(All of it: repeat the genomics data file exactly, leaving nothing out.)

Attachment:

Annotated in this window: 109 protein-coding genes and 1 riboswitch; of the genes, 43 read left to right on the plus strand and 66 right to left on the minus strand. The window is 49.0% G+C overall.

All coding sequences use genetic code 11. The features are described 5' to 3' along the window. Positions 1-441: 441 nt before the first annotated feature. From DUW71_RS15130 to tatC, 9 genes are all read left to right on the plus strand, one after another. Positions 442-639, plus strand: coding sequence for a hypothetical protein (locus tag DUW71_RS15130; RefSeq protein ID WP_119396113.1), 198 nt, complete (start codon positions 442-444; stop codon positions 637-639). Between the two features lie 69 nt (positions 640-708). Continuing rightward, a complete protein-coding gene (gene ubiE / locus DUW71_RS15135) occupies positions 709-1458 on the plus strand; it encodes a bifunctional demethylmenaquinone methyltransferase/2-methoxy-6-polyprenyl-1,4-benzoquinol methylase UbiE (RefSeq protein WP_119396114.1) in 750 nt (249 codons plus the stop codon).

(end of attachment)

Annotated in this window: 109 protein-coding genes and 1 riboswitch; of the genes, 43 read left to right on the plus strand and 66 right to left on the minus strand. The window is 49.0% G+C overall.

All coding sequences use genetic code 11. The features are described 5' to 3' along the window. Positions 1-441: 441 nt before the first annotated feature. From DUW71_RS15130 to tatC, 9 genes are all read left to right on the plus strand, one after another. Positions 442-639, plus strand: coding sequence for a hypothetical protein (locus tag DUW71_RS15130; RefSeq protein ID WP_119396113.1), 198 nt, complete (start codon positions 442-444; stop codon positions 637-639). Between the two features lie 69 nt (positions 640-708). Continuing rightward, a complete protein-coding gene (gene ubiE / locus DUW71_RS15135) occupies positions 709-1458 on the plus strand; it encodes a bifunctional demethylmenaquinone methyltransferase/2-methoxy-6-polyprenyl-1,4-benzoquinol methylase UbiE (RefSeq protein WP_119396114.1) in 750 nt (249 codons plus the stop codon).